Pride Park Stadium

Pride Park Stadium

Owned these days by businessman and Derby County Football Club supremo Mel Morris, Pride Park has been home to The Rams since opening in 1997 having replaced their old Baseball Ground. Pride Park sits within the top 20 largest football grounds in England with its capacity of over 33,000.

Due to sponsorship reasons Pride Park, which is also the name of the overall development on which the football venue stands, was known as the iPro Stadium between 2013 and 2016. However, was recently returned to its old title.

The stadium sits just to the south-east of Derby, only 1½ miles from the centre of the city, close to the River Derwent. It is the natural rival to Nottingham Forest’s City Ground. Whenever there is the possibility of England hosting major tournaments, the East Midlands usually being required to provide just one venue.

Stadium History


Derby County’s old home, the Baseball Ground, was deemed unfit following the Taylor Report. In 1996, the club decided to axe original plans to redevelop and instead moved to a new stadium.


The new Pride Park development was chosen. The land acquired a new stadium based on the Riverside in Middlesbrough was constructed at a cost of £28million. Initially, it was thought that the new ground would be called The New Baseball Ground. However, ultimately the club decided on Pride Park Stadium which was opened in 1997.


In the 2007/08 season Pride Park achieved its highest ever average attendance at 32,432. This despite the club finishing bottom of the Premier League with what at the time was a record low in terms of points.


There were financial and ownership issues for Derby County at the turn of the millennium. However, those concerns were mostly addressed for good in 2015 when Mel Morris fully bought out the club’s previous American owners. At this point, modernising Pride Park was among the things on his list.

Since Morris took over, the club has remained in the Championship in England. However, a couple of sixth-placed finishes have given Rams fans plenty of optimism for the future.


Should Derby reach the Premier League once again, something they last did in 2007, plans remain to carry on developing this area. Including the football stadium meaning higher attendances could be possible.

Pride Park Stats

One of the newer English football stadiums, Pride Park is a bowl-shaped venue with all corners occupied.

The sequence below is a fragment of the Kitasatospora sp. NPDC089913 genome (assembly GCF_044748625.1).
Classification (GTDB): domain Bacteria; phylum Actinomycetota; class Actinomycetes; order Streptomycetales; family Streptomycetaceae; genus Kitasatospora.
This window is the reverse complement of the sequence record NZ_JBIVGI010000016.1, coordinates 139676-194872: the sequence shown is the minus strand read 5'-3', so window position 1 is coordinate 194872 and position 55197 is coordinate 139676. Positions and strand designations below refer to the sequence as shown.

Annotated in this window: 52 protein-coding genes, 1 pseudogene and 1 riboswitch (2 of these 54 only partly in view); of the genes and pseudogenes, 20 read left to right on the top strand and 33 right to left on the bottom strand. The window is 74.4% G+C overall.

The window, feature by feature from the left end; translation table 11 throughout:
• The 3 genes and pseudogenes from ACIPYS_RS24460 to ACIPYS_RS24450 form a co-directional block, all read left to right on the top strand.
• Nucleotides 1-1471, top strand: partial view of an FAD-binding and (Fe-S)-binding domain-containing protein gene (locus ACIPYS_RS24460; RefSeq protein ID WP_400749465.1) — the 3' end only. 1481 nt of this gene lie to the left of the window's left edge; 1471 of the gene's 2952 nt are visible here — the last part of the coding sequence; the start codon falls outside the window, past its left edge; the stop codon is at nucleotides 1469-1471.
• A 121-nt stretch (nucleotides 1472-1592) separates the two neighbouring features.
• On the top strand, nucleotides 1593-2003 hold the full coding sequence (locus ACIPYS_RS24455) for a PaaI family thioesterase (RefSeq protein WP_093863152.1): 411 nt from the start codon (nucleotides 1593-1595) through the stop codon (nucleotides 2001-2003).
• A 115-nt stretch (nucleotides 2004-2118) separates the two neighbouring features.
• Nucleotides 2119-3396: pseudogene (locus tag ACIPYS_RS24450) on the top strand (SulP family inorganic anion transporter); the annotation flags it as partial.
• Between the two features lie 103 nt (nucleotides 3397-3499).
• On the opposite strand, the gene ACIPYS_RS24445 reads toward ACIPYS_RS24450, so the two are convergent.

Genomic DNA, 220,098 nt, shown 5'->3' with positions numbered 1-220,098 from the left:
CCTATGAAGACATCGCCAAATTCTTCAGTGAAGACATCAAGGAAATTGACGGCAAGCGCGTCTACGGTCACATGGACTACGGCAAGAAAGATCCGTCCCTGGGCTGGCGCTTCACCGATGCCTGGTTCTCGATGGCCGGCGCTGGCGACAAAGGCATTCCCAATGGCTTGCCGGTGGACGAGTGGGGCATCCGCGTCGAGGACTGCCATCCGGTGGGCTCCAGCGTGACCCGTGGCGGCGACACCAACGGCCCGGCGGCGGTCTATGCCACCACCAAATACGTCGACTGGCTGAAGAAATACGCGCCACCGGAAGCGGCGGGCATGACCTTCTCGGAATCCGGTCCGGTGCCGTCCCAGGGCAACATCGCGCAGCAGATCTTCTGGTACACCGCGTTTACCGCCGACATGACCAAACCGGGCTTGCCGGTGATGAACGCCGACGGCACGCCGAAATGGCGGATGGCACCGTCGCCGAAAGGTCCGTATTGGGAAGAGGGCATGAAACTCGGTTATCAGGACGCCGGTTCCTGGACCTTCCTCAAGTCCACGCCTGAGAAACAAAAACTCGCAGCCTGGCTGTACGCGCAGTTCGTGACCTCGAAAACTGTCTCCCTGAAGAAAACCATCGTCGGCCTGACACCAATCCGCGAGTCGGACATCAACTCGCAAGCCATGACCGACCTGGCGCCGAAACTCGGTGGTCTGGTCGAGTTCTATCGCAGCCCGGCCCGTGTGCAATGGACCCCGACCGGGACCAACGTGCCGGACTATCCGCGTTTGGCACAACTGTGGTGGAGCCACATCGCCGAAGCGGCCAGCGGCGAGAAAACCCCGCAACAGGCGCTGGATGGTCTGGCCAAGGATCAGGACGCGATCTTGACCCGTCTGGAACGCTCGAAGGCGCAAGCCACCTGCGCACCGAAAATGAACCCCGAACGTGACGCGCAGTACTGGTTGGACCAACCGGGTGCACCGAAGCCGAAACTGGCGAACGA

• Capacity: 33,597
  • Record Attendance: 33,597 (for England v Mexico, 2001. Biggest Derby County attendance was 33,378 for a match against Liverpool in 2000)
  • Pitch: 105m x 68m, made up of a pure grass surface
  • Stands: North Stand, North East Corner/Family Stand, East Stand, South East Stand, South Stand, South West Stand, West Stand, North West Corner. The West Stand is essentially the main stand, featuring media centres, corporate boxes etc.

Memorable Moments at Pride Park Stadium

The first games at Pride Park were momentous occasions for obvious reasons. On August 4, 1997, the opening ceremony took place by way of a friendly match between Derby and Sampdoria, one the Italians won 1-0 via a Vincenzo Montella goal.

The first competitive match took place just 26 days later when Barnsley came to down, The Rams winning 1-0 this time around courtesy of a penalty scored by Stefano Eranio. The attendance of 27,232 was Derby’s highest for many a year.

A number of other high-profile games were played here in the interim years. However, in 2014 The Rams beat the lot when they recorded a win over vicious local rivals, Nottingham Forest, here in a 5-0 romp. One of the greatest moments in Derby County history let alone Pride Park history.

Pride Park has also hosted a number of games not connected to Derby County. As mentioned above, the stadium’s record attendance was indeed achieved for an England international. The only one hosted here when the Three Lions beat Mexico 4-0 on May 25, 2001.

Six England under-21 matches were played here between 1999 and 2014 with 28,000 – 33,000+ attending on five of those occasions.

The 2009 FA Women’s Cup Final was also played here when Arsenal beat Sunderland 2-1 in front of more than 23,000 spectators.

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